Andrzej Panufnik once wrote ‘Music gets its eternal beauty from an ideal balance of emotion and intellect’. Although Panufnik is primarily known as a composer of symphonies and large-scale orchestral pieces, his three original works for solo piano perfectly illustrate this motto. They are all highly crafted, demonstrating the composer’s fascination with mirror forms and symmetrical patterns.
Egisto Macchi has written two very good musical scores for two movies telling events of human history, filled with big drama and pain: “THE TROTSKY ASSASSINATION” directed by Joseph Losey in 1972 and “THE MATTEOTTI MURDER” directed by Florestano Vancini in 1973. All the Contemporary side of Egisto Macchi’s music powerfully explodes in these two scores, as complex and effective results of his work as a member of NUOVA CONSONANZA, a musical school touching the roots of “TROTSKY” and “MATTEOTTI” Both scores are recorded here for the first time. It gives Soundtracks collectors and music buffs a chance to enter a new and fascinating world, where orchestra and extraordinary electronic sounds are joined.
Playing together for the first time for Hyperion, Hough and Isserlis are stunningly matched in this large-scale passionate romantic programme. The sonatas stand at the centre of the meaty repertoire established by Brahms—whose two cello sonatas Steven Isserlis has recorded for us in an award-winning disc accompanied by Peter Evans (CDA66159)—and characterised by grand sweeping gestures, lush melody, and heartfelt emotions that sear from pathos to frenzy. The Franck is, of course, an alternative version the composer wished for his violin sonata, a transition that many feel to be the work's happiest incarnation.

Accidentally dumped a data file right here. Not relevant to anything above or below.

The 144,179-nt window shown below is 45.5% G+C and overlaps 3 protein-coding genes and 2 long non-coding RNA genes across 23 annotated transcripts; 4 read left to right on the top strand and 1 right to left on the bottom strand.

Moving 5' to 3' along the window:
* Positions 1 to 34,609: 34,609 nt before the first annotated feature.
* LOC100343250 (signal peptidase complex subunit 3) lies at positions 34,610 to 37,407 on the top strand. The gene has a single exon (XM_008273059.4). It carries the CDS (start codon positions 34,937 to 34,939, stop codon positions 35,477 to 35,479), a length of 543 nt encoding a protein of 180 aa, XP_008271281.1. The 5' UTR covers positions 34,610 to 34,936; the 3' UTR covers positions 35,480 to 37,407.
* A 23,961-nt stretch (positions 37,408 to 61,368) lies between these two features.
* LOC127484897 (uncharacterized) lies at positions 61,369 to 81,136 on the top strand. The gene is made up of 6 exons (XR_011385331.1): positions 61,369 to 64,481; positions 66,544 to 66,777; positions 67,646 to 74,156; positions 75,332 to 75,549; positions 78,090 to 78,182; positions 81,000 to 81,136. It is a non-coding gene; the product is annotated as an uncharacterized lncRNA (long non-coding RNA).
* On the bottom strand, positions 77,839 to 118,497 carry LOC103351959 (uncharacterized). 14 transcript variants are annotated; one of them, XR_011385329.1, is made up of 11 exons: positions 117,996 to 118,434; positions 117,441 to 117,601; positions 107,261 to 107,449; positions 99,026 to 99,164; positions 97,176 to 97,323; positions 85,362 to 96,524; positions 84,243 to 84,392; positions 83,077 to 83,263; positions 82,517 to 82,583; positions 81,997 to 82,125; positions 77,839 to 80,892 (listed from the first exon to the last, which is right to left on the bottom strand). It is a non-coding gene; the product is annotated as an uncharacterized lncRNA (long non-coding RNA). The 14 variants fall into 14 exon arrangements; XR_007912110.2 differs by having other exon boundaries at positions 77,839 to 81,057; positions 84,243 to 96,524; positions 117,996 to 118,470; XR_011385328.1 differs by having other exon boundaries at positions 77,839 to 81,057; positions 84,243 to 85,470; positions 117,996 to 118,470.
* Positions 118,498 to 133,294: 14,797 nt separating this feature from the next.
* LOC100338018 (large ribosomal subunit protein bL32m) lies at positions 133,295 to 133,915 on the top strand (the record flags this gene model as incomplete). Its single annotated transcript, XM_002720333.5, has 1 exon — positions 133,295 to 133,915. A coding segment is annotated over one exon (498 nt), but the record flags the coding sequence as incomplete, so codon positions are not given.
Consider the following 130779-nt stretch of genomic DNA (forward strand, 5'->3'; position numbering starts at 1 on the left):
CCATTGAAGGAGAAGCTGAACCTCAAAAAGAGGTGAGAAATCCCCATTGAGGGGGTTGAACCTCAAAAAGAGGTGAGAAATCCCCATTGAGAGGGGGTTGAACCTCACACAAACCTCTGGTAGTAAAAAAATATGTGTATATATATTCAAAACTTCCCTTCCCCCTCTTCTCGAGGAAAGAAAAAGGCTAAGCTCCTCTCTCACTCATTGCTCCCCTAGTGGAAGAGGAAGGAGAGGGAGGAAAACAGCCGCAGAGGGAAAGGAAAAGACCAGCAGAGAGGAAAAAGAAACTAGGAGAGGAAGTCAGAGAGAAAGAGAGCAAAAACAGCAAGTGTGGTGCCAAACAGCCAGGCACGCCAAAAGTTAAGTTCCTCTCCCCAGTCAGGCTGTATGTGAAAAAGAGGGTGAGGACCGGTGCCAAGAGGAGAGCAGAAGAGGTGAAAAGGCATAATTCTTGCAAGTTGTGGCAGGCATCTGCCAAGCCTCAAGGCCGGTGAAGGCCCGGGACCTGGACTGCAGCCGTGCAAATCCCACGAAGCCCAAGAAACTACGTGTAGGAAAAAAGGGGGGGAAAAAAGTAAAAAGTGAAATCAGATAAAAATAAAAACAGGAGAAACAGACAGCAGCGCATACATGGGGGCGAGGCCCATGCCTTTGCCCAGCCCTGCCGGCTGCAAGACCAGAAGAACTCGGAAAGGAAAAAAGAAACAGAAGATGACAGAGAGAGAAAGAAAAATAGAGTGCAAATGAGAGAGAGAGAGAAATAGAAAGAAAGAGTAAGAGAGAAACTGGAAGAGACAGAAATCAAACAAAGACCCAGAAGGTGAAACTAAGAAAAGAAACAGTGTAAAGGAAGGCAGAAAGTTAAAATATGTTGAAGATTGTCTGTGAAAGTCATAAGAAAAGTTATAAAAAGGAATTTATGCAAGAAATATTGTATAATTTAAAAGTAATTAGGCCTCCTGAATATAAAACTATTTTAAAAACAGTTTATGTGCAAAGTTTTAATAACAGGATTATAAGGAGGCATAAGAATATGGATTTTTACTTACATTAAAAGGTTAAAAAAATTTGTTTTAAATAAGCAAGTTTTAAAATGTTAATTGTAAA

What a good idea to couple Tchaikovsky's three fantasy overtures inspired by Shakespeare. José Serebrier writes an illuminating note on the genesis of each of the three, together with an analysis of their structure. He notes that once Tchaikovsky had established his concept of the fantasy overture in the first version of Romeo andJuliet in 1869 – slow introduction leading to alternating fast and slow sections, with slow coda – he used it again both in the 1812 Overture and Hamlet. The Tempest (1873) has similarly contrasting sections, but begins and ends with a gently evocative seascape, with shimmering arpeggios from strings divided in 13 parts. It's typical of Serebrier's performance that he makes that effect sound so fresh and original. In many ways, early as it is, this is stylistically the most radical of the three overtures here, with sharp echoes of Berlioz in some of the woodwind effects. The clarity of Serebrier's performance, both in texture and in structure, helps to bring that out, as does a warm and analytical BIS recording. Hamlet, dating from much later, is treated to a similarly fresh and dramatic reading, with Serebrier bringing out the yearningly Russian flavour of the lovely oboe theme representing Ophelia.